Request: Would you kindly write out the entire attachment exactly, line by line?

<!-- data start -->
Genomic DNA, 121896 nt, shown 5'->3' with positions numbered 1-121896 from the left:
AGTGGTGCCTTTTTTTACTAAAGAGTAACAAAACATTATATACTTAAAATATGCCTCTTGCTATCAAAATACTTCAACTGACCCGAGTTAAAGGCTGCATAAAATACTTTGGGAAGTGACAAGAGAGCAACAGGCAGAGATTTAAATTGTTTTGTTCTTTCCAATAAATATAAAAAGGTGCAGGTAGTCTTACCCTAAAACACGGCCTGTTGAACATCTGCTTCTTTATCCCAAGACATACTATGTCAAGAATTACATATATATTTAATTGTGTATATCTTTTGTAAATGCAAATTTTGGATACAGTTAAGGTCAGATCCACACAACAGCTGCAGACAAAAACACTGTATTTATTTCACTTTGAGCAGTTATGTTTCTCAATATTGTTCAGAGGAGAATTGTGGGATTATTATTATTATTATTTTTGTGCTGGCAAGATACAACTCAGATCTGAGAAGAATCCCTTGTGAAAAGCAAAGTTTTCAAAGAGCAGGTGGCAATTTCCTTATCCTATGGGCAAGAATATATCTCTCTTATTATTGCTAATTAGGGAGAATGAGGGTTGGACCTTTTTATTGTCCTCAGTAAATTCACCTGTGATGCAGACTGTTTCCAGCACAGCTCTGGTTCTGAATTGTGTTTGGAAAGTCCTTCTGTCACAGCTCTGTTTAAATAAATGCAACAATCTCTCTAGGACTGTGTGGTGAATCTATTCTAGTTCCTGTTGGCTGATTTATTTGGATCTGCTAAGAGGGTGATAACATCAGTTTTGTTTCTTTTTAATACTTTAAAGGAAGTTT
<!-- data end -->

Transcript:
Genomic DNA, 121896 nt, shown 5'->3' with positions numbered 1-121896 from the left:
AGTGGTGCCTTTTTTTACTAAAGAGTAACAAAACATTATATACTTAAAATATGCCTCTTGCTATCAAAATACTTCAACTGACCCGAGTTAAAGGCTGCATAAAATACTTTGGGAAGTGACAAGAGAGCAACAGGCAGAGATTTAAATTGTTTTGTTCTTTCCAATAAATATAAAAAGGTGCAGGTAGTCTTACCCTAAAACACGGCCTGTTGAACATCTGCTTCTTTATCCCAAGACATACTATGTCAAGAATTACATATATATTTAATTGTGTATATCTTTTGTAAATGCAAATTTTGGATACAGTTAAGGTCAGATCCACACAACAGCTGCAGACAAAAACACTGTATTTATTTCACTTTGAGCAGTTATGTTTCTCAATATTGTTCAGAGGAGAATTGTGGGATTATTATTATTATTATTTTTGTGCTGGCAAGATACAACTCAGATCTGAGAAGAATCCCTTGTGAAAAGCAAAGTTTTCAAAGAGCAGGTGGCAATTTCCTTATCCTATGGGCAAGAATATATCTCTCTTATTATTGCTAATTAGGGAGAATGAGGGTTGGACCTTTTTATTGTCCTCAGTAAATTCACCTGTGATGCAGACTGTTTCCAGCACAGCTCTGGTTCTGAATTGTGTTTGGAAAGTCCTTCTGTCACAGCTCTGTTTAAATAAATGCAACAATCTCTCTAGGACTGTGTGGTGAATCTATTCTAGTTCCTGTTGGCTGATTTATTTGGATCTGCTAAGAGGGTGATAACATCAGTTTTGTTTCTTTTTAATACTTTAAAGGAAGTTT